Mike, there's nothing "wrong" with your grinder, unless you happen to dislike the results you get from it.  A Mini-E and a Giotto is a setup many would sell their ears for.  But you have expressed a certain dissatisfaction with the output from your equipment up to the point of seriously considering some extremely pricy espresso machine upgrades to improve your shots.

While the Mini is a fine grinder, it's now far from the presently acknowledged "top of the line" as well.   New grinders have outpaced it for lower price points than what they used to at a time where the SJ was the next best thing, for substantially more money.  So your present equipment situation is that you have an HX espresso machine that represents, more or less, the top of the line in prosumer HX machines (suitable for home, office, or small restaurant use.)  A machine which can produce shots, with of course a bit of flush/temp management skill, shots that will compare well with any other espresso machine, no matter how pricy.  Will a very trained WBC judge be able to detect issues with a shot from it when compared to magic machine X?  Maybe.  But the general point is any upgrade in machine from where you are, all the way up to a top of the line commercial machine, in the handful of cases where it does show a difference in your shot quality, will be pretty subtle.

The Mini on the other hand is easily outpaced by a number of grinders.  Namely the large conicals, but even the "semi-titan" grinders would show dramatic improvement (such as the Mahlkonig K30, Compak K8, Mazzer Major, Mazzer SJ, Versalab M3, etc.)  But unless you strongly prefer the flavor profile of flat burrs, and especially since you weigh per dose, something like a K10 or a Versalab (if that's your sort of thing) would be ideal for you, IMO.

So an upgrade to a large commercial espresso machine MAY show improvement in your shots.  A switch to a saturated group (GS/3) or a lever (Bosco, Pompeii) will certainly give you DIFFERENT shots.  But the differences will still be somewhat subtle compared to the more dramatic change a grinder upgrade would give you, even on the machine you already have.  And the grinder upgrade costs quite a bit less than a GS/3 or even a Pompeii.   And it will give you better coffee than the Mini even if you still buy that GS/3 or Pompeii later.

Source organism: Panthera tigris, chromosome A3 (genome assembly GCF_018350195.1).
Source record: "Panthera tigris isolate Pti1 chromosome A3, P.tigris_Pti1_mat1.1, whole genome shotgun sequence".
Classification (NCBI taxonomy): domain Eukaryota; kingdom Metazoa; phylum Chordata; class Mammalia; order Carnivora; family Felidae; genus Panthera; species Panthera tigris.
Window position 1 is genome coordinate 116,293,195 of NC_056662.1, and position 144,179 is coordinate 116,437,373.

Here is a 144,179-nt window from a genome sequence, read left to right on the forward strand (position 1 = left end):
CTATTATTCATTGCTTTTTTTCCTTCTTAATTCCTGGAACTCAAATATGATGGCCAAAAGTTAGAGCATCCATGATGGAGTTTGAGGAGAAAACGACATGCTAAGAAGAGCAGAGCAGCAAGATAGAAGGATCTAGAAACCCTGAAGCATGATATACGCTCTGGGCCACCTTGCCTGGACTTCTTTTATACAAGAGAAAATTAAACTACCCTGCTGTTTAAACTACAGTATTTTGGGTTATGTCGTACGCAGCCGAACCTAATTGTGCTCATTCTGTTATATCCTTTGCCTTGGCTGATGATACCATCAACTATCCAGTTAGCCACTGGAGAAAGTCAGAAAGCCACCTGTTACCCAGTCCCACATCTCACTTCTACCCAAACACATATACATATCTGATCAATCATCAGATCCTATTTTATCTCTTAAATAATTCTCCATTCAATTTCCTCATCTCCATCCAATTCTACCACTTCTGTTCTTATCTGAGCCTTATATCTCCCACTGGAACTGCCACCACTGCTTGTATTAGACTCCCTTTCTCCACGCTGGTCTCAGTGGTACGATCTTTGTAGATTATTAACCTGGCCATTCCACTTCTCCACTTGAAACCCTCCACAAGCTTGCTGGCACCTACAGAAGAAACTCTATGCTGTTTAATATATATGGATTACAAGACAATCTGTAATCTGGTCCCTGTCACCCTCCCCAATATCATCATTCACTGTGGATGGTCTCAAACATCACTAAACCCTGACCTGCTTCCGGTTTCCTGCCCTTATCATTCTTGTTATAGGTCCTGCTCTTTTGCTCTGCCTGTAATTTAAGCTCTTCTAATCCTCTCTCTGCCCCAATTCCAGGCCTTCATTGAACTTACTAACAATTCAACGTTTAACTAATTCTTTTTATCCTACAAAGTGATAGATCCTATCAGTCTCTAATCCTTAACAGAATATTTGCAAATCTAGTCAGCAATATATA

A common phrase around here is "grinder is more important than machine".  I like to point out that's only a half truth and prefer to correct it as "your coffee is only as good as your weakest link."  Whether your weakest link is your machine, your grinder, your beans, or your skill, that weak link determines the maximum quality your coffee can be if all other variables are perfect.   Right now, your Giotto is not your weakest link.  Either your grinder, skill, beans (home roasting skill?), or your skill (temp surfing/distribution), are your weak links.

Upgrading the machine will still leave the other weak links right where they are, and you'll never use the full potential of that machine.  Upgrading the machine first from where you are would be a costly way to yield minimal, if any, improvement.  Upgrading the grinder on the other hand should show improvement you can immediately taste.  For less money.